Cementing its status as the biggest and most important battleground state, Texas is getting some national support from a group focused on growing power in the legislature. The Sister District recently announced they would be joining forces with the Texas Organizing Project (TOP) as part of their State Bridges Program, the first part of their ambitious 2021-2022 election strategy.
Sister District is a national organization that was started after the 2016 election to build grassroots power in state legislatures. Since their launch, Sister District has recruited over 50,000 volunteers from blue districts to help flip legislative districts around the country.
In 2020, Sister District helped raise over $194,000 for legislative races in Texas and endorsed several Democratic candidates. Even though that election cycle was disappointing on the state level, Sister District is further committed to continuing the grassroots power-building.
In an interview with Texas Signal, Sister District’s Executive Director Lala Wu spoke about the State Bridges Program, and what the collaboration with TOP will look like. Supporting TOP was a natural fit for Sister District since so many of their progressive priorities align, including increasing affordable housing, combatting climate change, and finally enacting Medicaid expansion in Texas.
Just a month ago, millions of Texans were devastated by power outages that left many communities without electricity and water. The instinct of many Republicans in the Texas legislature is to continue to pass bills on issues, like voter suppression and abortion restriction, that wouldn’t address the infrastructure crisis.
Wu praised TOP’s efforts in the aftermath of the winter storm last month, and noted that they exhibited the type of community engagement that can further change electoral policies. “What we need to see is exactly the type of work that TOP is doing, and that TOP has been doing, which is organizing in their communities day in and day out, year after year, and building these long-term connections with folks,” said Wu.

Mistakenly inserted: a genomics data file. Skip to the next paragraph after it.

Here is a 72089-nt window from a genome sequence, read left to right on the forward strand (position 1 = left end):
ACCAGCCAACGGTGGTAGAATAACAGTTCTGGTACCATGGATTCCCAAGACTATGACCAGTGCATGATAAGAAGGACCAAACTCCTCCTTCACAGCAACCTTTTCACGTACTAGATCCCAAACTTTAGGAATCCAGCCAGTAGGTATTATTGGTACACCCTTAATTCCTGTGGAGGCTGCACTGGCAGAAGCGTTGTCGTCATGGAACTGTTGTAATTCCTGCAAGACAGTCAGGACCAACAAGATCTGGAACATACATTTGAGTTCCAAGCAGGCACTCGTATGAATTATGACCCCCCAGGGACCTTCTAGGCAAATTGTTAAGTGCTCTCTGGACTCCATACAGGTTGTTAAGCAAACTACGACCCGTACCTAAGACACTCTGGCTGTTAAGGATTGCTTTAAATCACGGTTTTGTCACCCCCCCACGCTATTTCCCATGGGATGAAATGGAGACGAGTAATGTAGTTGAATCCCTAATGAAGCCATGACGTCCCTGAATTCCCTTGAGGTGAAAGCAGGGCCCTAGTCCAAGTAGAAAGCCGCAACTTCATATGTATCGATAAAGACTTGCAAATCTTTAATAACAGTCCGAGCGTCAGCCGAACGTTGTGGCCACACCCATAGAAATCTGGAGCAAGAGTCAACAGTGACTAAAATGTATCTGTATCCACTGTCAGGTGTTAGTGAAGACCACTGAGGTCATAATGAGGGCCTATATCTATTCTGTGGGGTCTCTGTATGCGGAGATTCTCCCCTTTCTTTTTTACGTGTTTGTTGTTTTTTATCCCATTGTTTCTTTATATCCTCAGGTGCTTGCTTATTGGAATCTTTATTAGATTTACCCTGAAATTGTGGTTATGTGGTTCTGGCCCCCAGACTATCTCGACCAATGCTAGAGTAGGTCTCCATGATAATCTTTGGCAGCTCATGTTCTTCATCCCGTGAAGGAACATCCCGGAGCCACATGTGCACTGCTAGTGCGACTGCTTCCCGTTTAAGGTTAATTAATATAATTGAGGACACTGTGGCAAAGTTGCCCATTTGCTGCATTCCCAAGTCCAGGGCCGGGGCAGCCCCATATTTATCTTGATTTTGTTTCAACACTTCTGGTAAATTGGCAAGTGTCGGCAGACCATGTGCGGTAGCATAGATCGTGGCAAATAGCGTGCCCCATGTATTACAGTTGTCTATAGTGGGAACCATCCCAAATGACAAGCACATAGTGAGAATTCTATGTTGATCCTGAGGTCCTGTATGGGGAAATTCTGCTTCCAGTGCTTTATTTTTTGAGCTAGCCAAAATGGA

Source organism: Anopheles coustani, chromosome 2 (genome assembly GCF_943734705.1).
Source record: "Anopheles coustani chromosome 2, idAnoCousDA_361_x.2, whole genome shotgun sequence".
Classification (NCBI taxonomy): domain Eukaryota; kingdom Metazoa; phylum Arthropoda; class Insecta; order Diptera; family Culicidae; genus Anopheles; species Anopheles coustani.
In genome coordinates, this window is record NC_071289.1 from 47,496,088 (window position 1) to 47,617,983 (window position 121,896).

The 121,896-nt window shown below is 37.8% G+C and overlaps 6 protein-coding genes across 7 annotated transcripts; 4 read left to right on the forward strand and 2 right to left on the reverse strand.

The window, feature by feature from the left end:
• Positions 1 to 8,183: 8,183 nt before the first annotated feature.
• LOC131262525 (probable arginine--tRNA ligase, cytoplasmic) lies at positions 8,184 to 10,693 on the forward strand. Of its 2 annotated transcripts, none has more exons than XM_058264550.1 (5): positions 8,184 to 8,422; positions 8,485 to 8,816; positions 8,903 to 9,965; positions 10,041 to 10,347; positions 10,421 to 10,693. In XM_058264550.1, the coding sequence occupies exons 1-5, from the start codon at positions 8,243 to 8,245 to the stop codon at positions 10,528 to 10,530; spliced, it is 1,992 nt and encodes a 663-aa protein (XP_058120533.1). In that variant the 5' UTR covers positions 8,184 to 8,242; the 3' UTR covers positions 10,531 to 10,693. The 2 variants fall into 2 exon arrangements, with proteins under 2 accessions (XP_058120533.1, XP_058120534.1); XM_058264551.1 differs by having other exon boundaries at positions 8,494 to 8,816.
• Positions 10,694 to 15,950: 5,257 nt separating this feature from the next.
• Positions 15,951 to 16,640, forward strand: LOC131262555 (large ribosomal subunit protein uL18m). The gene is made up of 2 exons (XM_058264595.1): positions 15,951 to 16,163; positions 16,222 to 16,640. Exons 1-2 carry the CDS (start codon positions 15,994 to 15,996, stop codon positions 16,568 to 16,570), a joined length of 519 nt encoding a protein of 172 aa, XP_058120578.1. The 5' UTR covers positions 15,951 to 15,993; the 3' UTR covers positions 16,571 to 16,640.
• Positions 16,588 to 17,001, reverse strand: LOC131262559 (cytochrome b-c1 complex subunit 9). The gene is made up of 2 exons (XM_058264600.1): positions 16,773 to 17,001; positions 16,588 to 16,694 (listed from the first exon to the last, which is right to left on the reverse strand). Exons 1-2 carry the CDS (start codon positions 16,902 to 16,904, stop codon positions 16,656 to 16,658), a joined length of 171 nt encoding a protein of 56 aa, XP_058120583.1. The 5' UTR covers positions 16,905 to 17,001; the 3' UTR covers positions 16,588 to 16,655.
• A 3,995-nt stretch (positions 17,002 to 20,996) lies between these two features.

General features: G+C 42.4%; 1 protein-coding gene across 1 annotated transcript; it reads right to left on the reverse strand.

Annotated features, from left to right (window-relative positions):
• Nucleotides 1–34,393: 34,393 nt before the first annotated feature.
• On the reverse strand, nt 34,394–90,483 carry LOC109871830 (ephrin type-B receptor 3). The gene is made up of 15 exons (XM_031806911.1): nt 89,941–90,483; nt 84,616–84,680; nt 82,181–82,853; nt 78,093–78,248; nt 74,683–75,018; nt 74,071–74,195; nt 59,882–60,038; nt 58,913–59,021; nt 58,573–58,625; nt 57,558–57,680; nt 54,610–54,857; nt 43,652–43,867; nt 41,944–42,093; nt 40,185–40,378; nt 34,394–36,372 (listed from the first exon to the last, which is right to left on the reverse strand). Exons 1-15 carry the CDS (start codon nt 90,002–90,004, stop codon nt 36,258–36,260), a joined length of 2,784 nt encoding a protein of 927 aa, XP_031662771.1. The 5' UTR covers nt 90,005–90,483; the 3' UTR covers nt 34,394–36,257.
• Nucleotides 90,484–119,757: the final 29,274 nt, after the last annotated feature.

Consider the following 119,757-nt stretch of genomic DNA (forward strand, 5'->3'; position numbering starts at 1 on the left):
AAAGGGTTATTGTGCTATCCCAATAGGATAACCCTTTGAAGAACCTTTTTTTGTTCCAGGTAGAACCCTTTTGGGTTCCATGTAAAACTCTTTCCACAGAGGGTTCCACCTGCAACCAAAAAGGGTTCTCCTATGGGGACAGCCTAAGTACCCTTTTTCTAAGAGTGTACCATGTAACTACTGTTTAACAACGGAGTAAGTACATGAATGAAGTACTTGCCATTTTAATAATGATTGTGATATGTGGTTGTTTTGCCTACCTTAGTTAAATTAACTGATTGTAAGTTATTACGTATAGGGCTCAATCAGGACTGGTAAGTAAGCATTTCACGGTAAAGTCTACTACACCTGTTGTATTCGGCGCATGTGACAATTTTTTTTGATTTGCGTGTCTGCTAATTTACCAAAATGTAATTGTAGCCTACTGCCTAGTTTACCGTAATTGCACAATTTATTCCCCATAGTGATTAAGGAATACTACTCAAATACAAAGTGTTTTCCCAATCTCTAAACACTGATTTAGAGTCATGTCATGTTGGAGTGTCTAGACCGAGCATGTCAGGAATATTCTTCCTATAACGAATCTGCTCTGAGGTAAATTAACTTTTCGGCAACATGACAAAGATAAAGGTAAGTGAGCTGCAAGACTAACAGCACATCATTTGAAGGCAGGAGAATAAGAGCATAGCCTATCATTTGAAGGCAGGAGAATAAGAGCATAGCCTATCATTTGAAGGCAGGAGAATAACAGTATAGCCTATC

Wu brought up that too often progressive campaigns arrive at a community just before a vote, and then disappear afterward. She stressed that the State Bridges program is an opportunity to present full-cycle organizing, which will “help to draw the connection between what happens at the ballot box and the policies that impact people’s lives.”
For Wu, Virginia is the perfect example where grassroots organizing and a long-term strategy truly transformed their legislature, and in turn the state. In 2017, the state expanded Medicaid. And just recently they became the first Southern state to pass a law abolishing the death penalty.
“In order to win you have to number one: invest and number two: invest in a long-term mission and building long-term power, and this takes time,” said Wu. She also said that Sister District understands that the foundation for flipping seats isn’t going to come overnight. Still, Wu is excited for the volunteers at Sister District who understand that organizing in Texas is a long process that takes dedication and commitment.
On April 29, Sister District will introduce several members of TOP to their volunteer base at a virtual event.
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